Capitalist economy has perfected the computability developed by industry. Particularly in the last two decades the computing methods for determining costs have attained a high degree of precision. Though capitalist accounting methods are bound to money as the common denominator, the necessity for accounting does not die out with the disappearance of money and the market in the communist society. A general measure, a reckoning unit is indispensable to the social regulation of production and distribution. To Marx and Engels the basis and computing unit of communist economy was the socially necessary labor time contained in the products.
Labor time as the unit of reckoning would play a double role in the communist economy :
Communism is neither “federalistic” nor “centralistic”, and yet it is both together. It is a productive mechanism which assures the independent operation of the units and simultaneously enables social planning of production. In all forms of society the process of production must also be a process of reproduction. Under capitalism reproduction is regulated through the market mechanism, whereas under communism it is a planned process consciously determined by the producers themselves. If labor time is the measure of communist production, it is the measure also for expanded reproduction.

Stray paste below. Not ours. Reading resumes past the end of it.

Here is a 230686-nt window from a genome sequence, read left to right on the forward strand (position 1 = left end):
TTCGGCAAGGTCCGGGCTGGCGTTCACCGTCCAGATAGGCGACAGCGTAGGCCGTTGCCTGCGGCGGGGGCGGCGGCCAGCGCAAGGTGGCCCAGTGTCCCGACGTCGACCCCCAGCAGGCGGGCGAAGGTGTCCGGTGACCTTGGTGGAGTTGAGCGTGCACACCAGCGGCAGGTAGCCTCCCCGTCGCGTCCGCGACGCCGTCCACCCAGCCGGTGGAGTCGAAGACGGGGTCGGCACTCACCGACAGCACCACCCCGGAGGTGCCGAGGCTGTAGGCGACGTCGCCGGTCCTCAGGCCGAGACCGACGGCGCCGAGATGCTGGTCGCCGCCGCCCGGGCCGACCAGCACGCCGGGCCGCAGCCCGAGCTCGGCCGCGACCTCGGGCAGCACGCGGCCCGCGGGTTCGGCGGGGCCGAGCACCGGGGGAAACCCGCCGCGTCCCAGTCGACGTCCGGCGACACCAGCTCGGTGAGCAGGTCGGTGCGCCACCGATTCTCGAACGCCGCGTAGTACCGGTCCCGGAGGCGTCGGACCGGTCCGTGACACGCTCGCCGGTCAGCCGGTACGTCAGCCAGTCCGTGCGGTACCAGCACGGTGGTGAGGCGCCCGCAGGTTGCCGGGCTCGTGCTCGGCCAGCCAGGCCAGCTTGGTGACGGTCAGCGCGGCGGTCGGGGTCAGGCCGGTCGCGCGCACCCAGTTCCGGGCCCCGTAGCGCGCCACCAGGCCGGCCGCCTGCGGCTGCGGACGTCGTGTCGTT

The social average working hour as the computing unit of communist society is capable of embracing all categories of production and distribution. Each enterprise will determine the number of working hours it consumes so that they can be replaced by the same magnitude. The labor time method is unquestionably adapted to compute the total cost of an enterprise, of a branch of industrial production and also of the individual product or partial product. Even those enterprises which give rise to no tangible product are quite capable of determining the amount of labor time they consume in the form of products.
The production formula of an enterprise as well as that of society as a whole, may be stated very simple : means of production, plus labor, creates the product. If one distinguishes between two different kinds of means of production : fixed and circulating, we might assume for example the following production formula for a shoe factory :